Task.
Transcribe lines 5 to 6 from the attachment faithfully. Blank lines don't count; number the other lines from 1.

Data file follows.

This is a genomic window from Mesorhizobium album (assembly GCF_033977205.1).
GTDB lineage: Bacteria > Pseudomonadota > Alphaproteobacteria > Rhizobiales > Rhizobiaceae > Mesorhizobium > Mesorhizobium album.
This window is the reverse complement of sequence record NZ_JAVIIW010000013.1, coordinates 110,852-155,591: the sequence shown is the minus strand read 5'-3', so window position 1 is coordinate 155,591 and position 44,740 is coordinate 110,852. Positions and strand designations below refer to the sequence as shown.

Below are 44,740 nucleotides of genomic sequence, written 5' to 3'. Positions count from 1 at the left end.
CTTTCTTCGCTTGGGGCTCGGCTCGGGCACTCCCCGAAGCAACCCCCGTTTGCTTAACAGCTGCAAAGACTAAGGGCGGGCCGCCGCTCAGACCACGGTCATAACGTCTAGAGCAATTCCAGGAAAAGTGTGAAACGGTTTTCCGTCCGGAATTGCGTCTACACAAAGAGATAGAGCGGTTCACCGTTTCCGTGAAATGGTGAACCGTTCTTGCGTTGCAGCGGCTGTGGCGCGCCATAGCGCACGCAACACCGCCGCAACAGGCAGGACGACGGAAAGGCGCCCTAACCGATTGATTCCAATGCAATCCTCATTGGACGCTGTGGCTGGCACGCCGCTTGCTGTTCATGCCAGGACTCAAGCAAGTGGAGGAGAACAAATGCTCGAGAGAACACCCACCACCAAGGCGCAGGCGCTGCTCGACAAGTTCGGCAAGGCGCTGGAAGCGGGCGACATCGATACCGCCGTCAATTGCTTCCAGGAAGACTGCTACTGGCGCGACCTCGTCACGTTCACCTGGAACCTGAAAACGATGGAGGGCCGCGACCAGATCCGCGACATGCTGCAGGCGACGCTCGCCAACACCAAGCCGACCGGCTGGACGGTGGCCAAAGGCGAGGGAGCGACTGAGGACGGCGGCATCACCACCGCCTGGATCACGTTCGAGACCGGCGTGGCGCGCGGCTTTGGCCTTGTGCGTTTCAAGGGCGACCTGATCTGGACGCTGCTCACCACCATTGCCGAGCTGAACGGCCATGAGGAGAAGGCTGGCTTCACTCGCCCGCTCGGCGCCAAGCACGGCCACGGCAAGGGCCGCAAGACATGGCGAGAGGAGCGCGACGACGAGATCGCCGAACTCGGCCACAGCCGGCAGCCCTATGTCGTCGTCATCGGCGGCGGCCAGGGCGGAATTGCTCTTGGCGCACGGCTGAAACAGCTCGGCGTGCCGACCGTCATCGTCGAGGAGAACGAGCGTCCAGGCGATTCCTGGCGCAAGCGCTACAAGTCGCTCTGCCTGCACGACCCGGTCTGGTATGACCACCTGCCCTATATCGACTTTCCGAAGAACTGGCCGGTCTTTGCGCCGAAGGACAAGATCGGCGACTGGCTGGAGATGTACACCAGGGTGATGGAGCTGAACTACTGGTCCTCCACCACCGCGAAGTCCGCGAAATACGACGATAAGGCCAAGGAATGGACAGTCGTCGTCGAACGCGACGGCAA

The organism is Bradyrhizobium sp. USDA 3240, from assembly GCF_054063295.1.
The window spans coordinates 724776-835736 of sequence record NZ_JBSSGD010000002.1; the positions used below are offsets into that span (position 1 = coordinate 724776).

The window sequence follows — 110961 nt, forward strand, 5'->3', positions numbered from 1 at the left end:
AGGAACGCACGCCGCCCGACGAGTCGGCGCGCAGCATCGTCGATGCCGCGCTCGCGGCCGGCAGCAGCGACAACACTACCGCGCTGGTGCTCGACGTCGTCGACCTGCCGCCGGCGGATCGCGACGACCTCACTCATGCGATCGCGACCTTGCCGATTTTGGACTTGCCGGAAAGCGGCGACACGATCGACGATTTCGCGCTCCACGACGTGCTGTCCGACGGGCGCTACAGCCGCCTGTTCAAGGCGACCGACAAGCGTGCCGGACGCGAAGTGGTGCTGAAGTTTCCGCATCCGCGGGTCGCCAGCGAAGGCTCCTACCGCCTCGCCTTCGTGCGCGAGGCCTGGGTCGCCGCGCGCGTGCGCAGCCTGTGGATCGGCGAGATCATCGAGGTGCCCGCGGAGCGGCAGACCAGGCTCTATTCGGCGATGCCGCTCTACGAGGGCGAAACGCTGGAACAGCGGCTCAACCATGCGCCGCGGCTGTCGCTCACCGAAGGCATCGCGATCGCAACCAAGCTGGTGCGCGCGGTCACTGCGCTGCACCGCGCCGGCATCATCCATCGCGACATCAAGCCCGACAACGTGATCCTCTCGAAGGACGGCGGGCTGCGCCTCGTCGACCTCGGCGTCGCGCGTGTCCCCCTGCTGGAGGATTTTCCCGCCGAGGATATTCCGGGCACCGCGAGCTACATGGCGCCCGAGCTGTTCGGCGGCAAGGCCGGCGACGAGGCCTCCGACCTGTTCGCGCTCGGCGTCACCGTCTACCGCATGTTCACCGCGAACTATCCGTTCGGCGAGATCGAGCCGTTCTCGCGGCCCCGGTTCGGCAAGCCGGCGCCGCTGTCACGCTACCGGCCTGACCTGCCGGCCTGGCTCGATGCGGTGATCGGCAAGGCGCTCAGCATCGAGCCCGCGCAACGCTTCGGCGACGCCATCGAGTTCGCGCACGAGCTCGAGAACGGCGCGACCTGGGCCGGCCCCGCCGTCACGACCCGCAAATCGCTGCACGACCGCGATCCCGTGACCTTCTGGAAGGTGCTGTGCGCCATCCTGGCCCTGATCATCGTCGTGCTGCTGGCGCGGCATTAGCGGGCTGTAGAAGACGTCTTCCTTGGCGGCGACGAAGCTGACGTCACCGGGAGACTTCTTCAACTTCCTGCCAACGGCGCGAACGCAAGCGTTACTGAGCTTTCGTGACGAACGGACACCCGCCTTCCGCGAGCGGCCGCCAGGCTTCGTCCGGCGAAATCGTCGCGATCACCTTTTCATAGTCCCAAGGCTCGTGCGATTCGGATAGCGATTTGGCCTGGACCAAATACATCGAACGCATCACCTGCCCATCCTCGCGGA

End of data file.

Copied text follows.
CTTTCTTCGCTTGGGGCTCGGCTCGGGCACTCCCCGAAGCAACCCCCGTTTGCTTAACAGCTGCAAAGACTAAGGGCGGGCCGCCGCTCAGACCACGGTCATAACGTCTAGAGCAATTCCAGGAAAAGTGTGAAACGGTTTTCCGTCCGGAATTGCGTCTACACAAAGAGATAGAGCGGTTCACCGTTTCCGTGAAATGGTGAACCGTTCTTGCGTTGCAGCGGCTGTGGCGCGCCATAGCGCACGCAACACCGCCGCAACAGGCAGGACGACGGAAAGGCGCCCTAACCGATTGATTCCAATGCAATCCTCATTGGACGCTGTGGCTGGCACGCCGCTTGCTGTTCATGCCAGGACTCAAGCAAGTGGAGGAGAACAAATGCTCGAGAGAACACCCACCACCAAGGCGCAGGCGCTGCTCGACAAGTTCGGCAAGGCGCTGGAAGCGGGCGACATCGATACCGCCGTCAATTGCTTCCAGGAAGACTGCTACTGGCGCGACCTCGTCACGTTCACCTGGAACCTGAAAACGATGGAGGGCCGCGACCAGATCCGCGACATGCTGCAGGCGACGCTCGCCAACACCAAGCCGACCGGCTGGACGGTGGCCAAAGGCGAGGGAGCGACTGAGGACGGCGGCATCACCACCGCCTGGATCACGTTCGAGACCGGCGTGGCGCGCGGCTTTGGCCTTGTGCGTTTCAAGGGCGACCTGATCTGGACGCTGCTCACCACCATTGCCGAGCTGAACGGCCATGAGGAGAAGGCTGGCTTCACTCGCCCGCTCGGCGCCAAGCACGGCCACGGCAAGGGCCGCAAGACATGGCGAGAGGAGCGCGACGACGAGATCGCCGAACTCGGCCACAGCCGGCAGCCCTATGTCGTCGTCATCGGCGGCGGCCAGGGCGGAATTGCTCTTGGCGCACGGCTGAAACAGCTCGGCGTGCCGACCGTCATCGTCGAGGAGAACGAGCGTCCAGGCGATTCCTGGCGCAAGCGCTACAAGTCGCTCTGCCTGCACGACCCGGTCTGGTATGACCACCTGCCCTATATCGACTTTCCGAAGAACTGGCCGGTCTTTGCGCCGAAGGACAAGATCGGCGACTGGCTGGAGATGTACACCAGGGTGATGGAGCTGAACTACTGGTCCTCCACCACCGCGAAGTCCGCGAAATACGACGATAAGGCCAAGGAATGGACAGTCGTCGTCGAACGCGACGGCAA

The organism is Bradyrhizobium sp. USDA 3240, from assembly GCF_054063295.1.